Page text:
FDA Gives Edoxaban Favorable Review Prior to Advisory Committee Meeting

October 29, 2014

SILVER SPRING, MD — Food and Drug Administration (FDA) officials charged with the task of reviewing edoxaban (Savaysa, Daiichi-Sankyo) in advance of tomorrow's advisory committee meeting are recommending the novel anticoagulant be approved for the treatment of patients with atrial fibrillation (AF)[1].

The recommendation is based on the results of Effective Anticoagulation with Factor Xa Next Generation in Atrial Fibrillation—Thrombolysis in Myocardial Infarction 48 (ENGAGE AF-TIMI 48) trial, a large, event-driven study in 21 105 patients with nonvalvular AF.

On Thursday, the FDA Cardiovascular and Renal Drugs Advisory Committee will review the ENGAGE AF study, as well as other data, and take the reviewers' opinion into consideration as part of their daylong excavation into the safety and efficacy of edoxaban for preventing stroke in patients with AF.

If approved, edoxaban would be the third oral factor Xa inhibitor to make it to the US market—behind rivaroxaban (Xarelto, Bayer) and apixaban (Eliquis, Pfizer/Bristol Myers-Squibb)—and the fourth novel anticoagulant approved for stroke prevention in AF. In addition to the factor Xa inhibitors, dabigatran (Pradaxa, Boehringer Ingelheim), a direct-thrombin inhibitor, is also approved for reducing the risk of stroke in nonvalvular AF patients.

Recommended for Patients With Impaired Renal Function

In ENGAGE AF, which was reported by heartwire and published in the New England Journal of Medicine, once-daily therapy with edoxaban at either of two dosages was noninferior to warfarin for preventing stroke or systemic embolism in nonvalvular AF patients. Both edoxaban daily dosages, 60 mg and 30 mg, were associated with significantly less major bleeding than the vitamin-K antagonist in the trial.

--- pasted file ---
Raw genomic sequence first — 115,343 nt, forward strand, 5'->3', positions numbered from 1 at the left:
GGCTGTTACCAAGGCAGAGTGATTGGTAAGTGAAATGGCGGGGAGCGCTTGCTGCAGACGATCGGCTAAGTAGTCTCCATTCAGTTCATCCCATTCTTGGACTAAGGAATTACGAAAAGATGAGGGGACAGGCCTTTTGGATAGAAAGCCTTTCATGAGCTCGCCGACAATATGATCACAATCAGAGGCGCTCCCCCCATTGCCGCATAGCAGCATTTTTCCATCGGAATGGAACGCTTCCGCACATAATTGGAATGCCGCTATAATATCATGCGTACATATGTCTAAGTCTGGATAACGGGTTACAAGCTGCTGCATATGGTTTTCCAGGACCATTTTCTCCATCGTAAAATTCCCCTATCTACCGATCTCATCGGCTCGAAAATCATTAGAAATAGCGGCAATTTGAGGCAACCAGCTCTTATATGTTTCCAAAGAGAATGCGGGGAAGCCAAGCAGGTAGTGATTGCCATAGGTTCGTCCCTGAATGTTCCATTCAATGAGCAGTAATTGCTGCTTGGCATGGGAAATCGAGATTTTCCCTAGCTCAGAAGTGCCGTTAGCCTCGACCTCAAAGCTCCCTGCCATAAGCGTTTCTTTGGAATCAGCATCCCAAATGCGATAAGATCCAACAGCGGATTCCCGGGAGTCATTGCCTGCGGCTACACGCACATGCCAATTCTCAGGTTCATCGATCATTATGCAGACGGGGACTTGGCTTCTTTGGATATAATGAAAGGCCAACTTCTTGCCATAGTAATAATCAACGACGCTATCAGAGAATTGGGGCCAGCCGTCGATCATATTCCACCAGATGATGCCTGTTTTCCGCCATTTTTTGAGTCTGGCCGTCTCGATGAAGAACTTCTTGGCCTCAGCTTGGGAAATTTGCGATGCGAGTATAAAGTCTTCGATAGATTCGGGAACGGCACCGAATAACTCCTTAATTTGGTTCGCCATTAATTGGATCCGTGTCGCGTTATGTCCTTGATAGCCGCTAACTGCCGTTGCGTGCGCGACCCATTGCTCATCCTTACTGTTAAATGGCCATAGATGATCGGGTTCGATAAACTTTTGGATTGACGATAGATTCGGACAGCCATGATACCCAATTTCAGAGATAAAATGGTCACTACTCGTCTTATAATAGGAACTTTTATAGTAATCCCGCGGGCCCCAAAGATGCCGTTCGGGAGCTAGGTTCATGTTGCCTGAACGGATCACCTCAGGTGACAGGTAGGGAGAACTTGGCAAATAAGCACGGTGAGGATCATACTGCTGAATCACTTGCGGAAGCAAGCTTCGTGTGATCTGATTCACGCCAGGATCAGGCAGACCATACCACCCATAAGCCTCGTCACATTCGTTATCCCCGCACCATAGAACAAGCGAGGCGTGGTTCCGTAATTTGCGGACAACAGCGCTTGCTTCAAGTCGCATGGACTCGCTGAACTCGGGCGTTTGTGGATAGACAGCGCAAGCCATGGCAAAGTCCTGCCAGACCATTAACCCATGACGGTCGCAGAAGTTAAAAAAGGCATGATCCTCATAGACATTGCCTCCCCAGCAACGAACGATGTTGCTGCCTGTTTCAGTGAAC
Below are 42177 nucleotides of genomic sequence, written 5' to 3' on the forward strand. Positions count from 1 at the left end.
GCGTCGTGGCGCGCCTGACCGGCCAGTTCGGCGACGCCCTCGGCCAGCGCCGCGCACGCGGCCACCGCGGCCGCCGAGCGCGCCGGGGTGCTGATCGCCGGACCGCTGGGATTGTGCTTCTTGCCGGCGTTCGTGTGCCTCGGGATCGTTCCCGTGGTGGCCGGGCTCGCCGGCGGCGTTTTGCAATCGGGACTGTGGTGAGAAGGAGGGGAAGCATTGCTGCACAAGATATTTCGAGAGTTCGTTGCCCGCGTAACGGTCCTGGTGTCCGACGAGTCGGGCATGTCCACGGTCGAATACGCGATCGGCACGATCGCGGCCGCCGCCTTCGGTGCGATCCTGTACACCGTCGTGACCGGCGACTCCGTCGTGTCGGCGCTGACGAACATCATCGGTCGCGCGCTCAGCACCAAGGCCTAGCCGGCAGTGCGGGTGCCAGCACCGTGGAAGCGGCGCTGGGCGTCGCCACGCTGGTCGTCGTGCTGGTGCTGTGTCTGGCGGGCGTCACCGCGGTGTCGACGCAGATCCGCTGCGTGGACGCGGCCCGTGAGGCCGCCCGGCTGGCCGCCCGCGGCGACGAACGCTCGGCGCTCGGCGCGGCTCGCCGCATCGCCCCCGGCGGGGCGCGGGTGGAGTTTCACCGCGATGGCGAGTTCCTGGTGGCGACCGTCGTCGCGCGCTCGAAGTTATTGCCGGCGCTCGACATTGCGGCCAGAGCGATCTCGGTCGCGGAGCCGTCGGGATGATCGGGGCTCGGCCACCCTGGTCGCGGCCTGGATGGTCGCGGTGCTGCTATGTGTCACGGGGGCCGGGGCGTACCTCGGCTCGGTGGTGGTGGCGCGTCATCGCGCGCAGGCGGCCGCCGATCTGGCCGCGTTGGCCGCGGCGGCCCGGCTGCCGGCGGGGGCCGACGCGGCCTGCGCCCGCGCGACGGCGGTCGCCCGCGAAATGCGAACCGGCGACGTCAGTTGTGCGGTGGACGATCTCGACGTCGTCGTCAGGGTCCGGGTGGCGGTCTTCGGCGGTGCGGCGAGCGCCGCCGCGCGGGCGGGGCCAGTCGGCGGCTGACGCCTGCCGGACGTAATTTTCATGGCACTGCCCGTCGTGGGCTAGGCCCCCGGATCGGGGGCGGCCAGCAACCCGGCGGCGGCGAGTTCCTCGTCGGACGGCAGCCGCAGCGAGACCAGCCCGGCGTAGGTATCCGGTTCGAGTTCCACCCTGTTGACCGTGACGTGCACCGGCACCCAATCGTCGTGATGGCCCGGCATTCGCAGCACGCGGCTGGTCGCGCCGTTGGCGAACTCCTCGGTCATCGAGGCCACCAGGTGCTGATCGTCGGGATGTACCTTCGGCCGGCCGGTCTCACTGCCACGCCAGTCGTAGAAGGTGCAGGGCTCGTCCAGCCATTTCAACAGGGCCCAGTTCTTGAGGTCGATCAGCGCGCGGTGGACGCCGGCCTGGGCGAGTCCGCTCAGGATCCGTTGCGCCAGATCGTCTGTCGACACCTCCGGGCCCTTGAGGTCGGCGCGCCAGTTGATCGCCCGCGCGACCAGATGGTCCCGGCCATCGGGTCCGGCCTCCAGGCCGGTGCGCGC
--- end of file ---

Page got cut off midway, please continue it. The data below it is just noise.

As part of their review, FDA officials Drs Melanie Blank and Tzu-Yun McDowell highlight a subgroup analysis that showed patients with normal renal function did not fare as well compared with patients who had mild renal impairment. The reduced efficacy compared with warfarin in the normal-renal-function subgroup "became the issue of greatest focus" during their review, a finding they do not believe is due to chance.

As a result, the FDA reviewers are recommending the drug be limited to at-risk individuals with abnormal renal function, defined as a creatinine clearance <80 mL/min.

Another issue that will certainly be discussed tomorrow also relates to efficacy. The FDA review states that two other novel anticoagulants (dabigatran, apixaban) have superiority claims compared with warfarin, whereas edoxaban showed only noninferiority in ENGAGE AF. As the reviewers point out, it raises the possibility that edoxaban might displace more effective therapy. Despite this, the FDA review notes that edoxaban "came close to achieving superiority" in ENGAGE, and "it is not reasonable to conclude that edoxaban is inferior to dabigatran or apixaban in the overall nonvalvular AF patient population."

heartwire will cover tomorrow's FDA advisory panel meeting and report on the panel's recommendations.

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